Alongside Lucy from the Major Group for Youth and Children and Ramesh from Advocates for Youth, we organised a side event exclusively for young people to brainstorm and discuss their experiences at the CPD. We aimed to make this session different from typical UN side-events, which often involve long, pre-prepared speeches with minimal interactive elements. Instead, we offered real dialogue, collective brainstorming, visualisation exercises, and, of course, pizza.



The session was a great success, with attendees appreciating the open and free atmosphere. Many left feeling hopeful about the future of youth involvement at the CPD. We discussed issues important to our own contexts and what youth should focus on at future CPD conferences and other global events. We particularly discussed the Cotonou Youth Action Agenda, created at the Global Youth Dialogue, this agenda powerfully reflects the needs of young people around the world and puts the political declaration of the CPD to shame. 


Feeling inspired after the session, I learned a lot and connected with many youth advocates from around the world. Energised by these new connections and insights, I decided to start re-writing the statement I was set to deliver the following day.


Delivering the Statement


The most exciting and terrifying moment of the conference for me was delivering the statement at the General Debate on behalf of CHOICE. Although we had a prepared statement covering many key areas of focus for CHOICE, the events of the week and meaningful discussions with young people inspired me to transform it into something more relevant to the CPD. We felt it was crucial to represent the Cotonou Youth Action Agenda and express our frustration that these outcomes were not reflected in the political declaration. We also wanted to highlight the real humanitarian crises happening worldwide, such as in Gaza, and the importance of an intersectional approach to implementing the ICPD Programme of Action. In the end, we finalised a strong statement that encapsulated many of the discussions we had throughout the week, giving it a youthful vibe. You can watch a video of the statement being delivered below.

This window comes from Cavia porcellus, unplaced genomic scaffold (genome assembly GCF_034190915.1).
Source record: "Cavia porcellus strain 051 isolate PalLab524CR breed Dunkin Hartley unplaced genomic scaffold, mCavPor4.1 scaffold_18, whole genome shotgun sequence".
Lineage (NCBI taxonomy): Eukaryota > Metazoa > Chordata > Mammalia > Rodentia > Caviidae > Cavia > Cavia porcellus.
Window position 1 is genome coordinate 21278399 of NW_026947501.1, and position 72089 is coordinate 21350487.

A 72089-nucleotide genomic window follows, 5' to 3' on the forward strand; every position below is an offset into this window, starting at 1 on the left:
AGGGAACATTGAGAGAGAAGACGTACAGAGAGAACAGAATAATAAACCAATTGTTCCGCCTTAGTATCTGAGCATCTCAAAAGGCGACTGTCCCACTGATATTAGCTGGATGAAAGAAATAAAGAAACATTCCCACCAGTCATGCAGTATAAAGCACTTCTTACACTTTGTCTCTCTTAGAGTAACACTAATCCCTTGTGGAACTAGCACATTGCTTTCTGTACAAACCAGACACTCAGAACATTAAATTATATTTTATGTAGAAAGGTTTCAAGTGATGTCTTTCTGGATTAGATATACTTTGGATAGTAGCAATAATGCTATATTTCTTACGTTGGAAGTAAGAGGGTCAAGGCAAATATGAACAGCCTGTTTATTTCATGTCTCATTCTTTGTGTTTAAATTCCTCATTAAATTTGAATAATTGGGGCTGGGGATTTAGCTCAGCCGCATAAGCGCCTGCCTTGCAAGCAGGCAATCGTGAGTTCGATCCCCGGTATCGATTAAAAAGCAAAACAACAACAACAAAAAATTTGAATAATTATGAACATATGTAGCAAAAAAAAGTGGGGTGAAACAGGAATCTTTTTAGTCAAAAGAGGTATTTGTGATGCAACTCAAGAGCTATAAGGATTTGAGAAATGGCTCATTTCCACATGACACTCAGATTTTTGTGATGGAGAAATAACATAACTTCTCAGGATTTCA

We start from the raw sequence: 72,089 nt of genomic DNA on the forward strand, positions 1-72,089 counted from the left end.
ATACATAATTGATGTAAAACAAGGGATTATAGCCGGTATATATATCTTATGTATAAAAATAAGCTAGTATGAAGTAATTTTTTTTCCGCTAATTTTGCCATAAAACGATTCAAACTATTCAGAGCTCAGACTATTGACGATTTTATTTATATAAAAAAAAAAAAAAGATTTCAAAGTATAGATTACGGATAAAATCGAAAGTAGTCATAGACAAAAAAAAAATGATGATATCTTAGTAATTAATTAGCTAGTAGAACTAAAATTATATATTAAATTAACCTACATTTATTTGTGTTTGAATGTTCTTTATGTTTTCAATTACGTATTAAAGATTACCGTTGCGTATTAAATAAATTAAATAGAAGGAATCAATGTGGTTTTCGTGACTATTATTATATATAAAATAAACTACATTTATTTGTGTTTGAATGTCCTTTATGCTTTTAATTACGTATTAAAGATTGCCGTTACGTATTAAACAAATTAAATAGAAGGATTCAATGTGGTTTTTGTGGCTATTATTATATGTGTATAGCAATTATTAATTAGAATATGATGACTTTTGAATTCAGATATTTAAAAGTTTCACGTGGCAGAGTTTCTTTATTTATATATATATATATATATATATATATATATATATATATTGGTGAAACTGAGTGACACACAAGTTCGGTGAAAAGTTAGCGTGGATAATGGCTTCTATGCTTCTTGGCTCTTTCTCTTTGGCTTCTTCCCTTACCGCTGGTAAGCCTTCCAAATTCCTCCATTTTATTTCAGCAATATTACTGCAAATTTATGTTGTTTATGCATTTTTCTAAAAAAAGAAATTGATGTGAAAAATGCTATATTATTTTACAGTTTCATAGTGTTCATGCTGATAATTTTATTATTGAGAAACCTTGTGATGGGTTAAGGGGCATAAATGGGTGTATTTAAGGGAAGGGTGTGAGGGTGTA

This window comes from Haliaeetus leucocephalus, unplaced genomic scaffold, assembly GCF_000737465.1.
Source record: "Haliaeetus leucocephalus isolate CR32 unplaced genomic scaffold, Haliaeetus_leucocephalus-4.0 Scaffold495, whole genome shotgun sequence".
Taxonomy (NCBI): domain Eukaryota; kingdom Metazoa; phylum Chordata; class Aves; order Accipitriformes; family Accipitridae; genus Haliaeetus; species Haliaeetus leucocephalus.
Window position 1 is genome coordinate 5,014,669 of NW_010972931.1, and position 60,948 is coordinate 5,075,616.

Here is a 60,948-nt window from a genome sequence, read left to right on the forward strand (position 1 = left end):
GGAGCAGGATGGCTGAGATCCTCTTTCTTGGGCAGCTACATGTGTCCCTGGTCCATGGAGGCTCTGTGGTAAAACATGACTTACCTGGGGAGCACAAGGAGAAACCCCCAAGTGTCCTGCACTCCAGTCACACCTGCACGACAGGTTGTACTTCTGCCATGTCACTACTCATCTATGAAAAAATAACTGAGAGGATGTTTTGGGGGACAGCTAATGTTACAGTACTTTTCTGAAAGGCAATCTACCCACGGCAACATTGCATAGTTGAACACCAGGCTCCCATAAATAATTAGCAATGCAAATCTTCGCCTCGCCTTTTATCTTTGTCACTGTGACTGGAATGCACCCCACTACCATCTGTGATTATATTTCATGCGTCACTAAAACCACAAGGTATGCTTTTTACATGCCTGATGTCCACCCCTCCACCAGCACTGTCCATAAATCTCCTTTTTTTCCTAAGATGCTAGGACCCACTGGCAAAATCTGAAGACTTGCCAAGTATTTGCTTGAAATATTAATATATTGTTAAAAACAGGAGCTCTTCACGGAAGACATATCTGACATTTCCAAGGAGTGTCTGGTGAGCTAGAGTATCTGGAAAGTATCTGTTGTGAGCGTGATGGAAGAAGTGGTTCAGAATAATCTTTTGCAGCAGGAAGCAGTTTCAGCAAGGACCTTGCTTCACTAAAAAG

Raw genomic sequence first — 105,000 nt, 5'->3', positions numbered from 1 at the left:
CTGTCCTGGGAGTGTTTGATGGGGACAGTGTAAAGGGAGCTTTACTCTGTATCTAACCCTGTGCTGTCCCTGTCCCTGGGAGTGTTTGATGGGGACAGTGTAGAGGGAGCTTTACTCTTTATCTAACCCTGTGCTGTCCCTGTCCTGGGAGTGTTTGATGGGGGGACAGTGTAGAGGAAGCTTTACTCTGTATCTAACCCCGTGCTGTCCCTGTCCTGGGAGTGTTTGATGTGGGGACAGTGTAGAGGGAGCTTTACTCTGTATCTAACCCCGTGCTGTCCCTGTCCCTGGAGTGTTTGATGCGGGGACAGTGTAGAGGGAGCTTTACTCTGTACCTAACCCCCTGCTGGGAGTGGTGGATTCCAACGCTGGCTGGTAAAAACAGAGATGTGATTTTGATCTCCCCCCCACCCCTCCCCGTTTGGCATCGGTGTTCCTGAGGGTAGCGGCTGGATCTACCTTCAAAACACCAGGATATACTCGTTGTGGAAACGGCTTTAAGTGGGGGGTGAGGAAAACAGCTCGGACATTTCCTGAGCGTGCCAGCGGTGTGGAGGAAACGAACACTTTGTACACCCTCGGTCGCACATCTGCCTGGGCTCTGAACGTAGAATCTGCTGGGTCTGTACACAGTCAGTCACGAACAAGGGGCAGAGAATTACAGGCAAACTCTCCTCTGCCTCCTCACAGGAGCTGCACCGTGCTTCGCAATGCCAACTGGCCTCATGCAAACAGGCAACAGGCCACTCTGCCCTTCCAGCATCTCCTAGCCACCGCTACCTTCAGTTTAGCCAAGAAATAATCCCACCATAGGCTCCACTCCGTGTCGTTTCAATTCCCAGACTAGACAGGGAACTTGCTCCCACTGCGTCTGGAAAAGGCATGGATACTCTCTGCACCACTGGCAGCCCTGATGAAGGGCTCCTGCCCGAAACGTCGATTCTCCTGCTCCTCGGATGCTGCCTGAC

As I sat ready to deliver the statement, my laptop completely broke down, which was not good for my stress levels. Luckily, Veerle saved the day by lending me her laptop, and thankfully everything went smoothly from this point. I was extremely proud of the statement we put together, and you can see me deliver it below.



Reflecting on our week at the CPD, it became clear that we felt the UN still has a long way to go to achieve meaningful and inclusive participation of young people at their conferences. In spite of this, we were grateful to meet so many passionate young people from around the world claiming their rightful space within these processes; leaving us feeling inspired and hopeful for the future!


Although the CPD is flawed, I highly recommend any young person who has the chance to attend, to do so. Although I entered the space with a sense of imposter syndrome, I ended the week feeling confident and empowered to share my perspective and fight for justice within this arena (and beyond!).This year, we saw more spaces dedicated to young people, and we can only hope this is one of many steps toward achieving meaningful and inclusive youth participation, but this can only be acheived if more passionate young people claim their rightful space at the UN.